Seems as though a lot of the automation is being held up as well because they are waiting on a new system they will be getting next year, which, if you are familiar with the lab world, means “eh, maybe next year, maybe the year after, maybe in five, who knows!”
One thing he enjoys is how crazily over staffed this hospital is. It makes life very easy when there are quite a few other techs and lab assistants that are splitting the work with you. He hasn’t had a single moment of stress stemming from not having enough time to get anything done. He used to get quite stressed at his Boise lab because during night shift there were only TWO techs covering four departments at a major trauma hospital, plus all of the clinic drop offs that for *some* reason happened at night with two techs instead of during the day with six or seven. In comparison the hospital here is not a trauma hospital, has 75% the amount of tests run and employs 13 daytime lab techs in addition to a reference lab that runs quite a few of the tests. Brent also absolutely loves his co-workers here in Oahu which is always a plus! It makes it so much more enjoyable heading into work.
So far Brent’s contract has been renewed for another 3 month stint (woo hoo!) so we will be here until October for now. Brent is trying to decide if he will attempt to negotiate a week off in between the next contract, a raise, or better scheduling. He tried for a dollar raise for his second renewal, but after a no he didn’t push it as his fellow travel tech did not get renewed. We didn’t want to risk getting sent home too! What he did get was reimbursement for some cockroach bait since they had been popping up more and more. It’s Hawaii, it’s unavoidable! (We bought this stuff, and haven’t seen one since.)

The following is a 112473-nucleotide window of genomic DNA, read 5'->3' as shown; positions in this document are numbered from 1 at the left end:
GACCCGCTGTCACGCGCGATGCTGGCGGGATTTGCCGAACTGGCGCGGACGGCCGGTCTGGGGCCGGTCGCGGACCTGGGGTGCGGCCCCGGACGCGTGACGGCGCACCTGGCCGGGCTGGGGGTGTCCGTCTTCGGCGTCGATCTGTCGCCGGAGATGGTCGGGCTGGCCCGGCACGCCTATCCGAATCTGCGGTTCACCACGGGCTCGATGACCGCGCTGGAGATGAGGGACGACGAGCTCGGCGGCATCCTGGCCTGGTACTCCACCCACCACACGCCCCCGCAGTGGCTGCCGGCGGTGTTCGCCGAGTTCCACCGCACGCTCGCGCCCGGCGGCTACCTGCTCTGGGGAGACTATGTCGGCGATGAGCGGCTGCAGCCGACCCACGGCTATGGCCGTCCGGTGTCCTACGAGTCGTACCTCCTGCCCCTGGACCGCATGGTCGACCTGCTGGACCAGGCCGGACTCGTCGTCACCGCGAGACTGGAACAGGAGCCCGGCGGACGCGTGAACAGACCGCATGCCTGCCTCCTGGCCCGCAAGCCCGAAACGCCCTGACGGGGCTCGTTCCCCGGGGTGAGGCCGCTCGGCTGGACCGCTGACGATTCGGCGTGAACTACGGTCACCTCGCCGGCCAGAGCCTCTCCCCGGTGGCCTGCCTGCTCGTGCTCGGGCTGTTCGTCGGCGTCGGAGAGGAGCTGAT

As for me, I am enjoying the whole travel tech thing so far, it’s month 3 and so far I’m not tired of it! Even though I am a stay at home wife I fill my days with cooking, cleaning, writing this blog, updating a Google map with my recommendations for things to do around the island, watching documentaries, exercising, reading, posting about my fitness journey on my Instagram, and enjoying the great outdoors. It might sound boring to some, but since our whole life right now is basically one big adventure, I am fine with a couple hours a day of more simple time. And I am thankful I don’t have to work!
The one major unfortunate thing about this current situation is housing. The property manager doesn’t seem to care about various issues we have such as the back door being a complete beach to try and open as it is rusted and constantly jumps off the track. The place was a complete disaster when we got here and I spent about 4 days deep cleaning. All the property manager had to say about that was they had paid someone $450 to clean. There were dirty clothes from the previous tenants still lying around, so I call BS! We are going to try going through the company that placed us here, we’ll see how it goes.
What do you think? Do you have any questions about becoming a traveling lab technologist?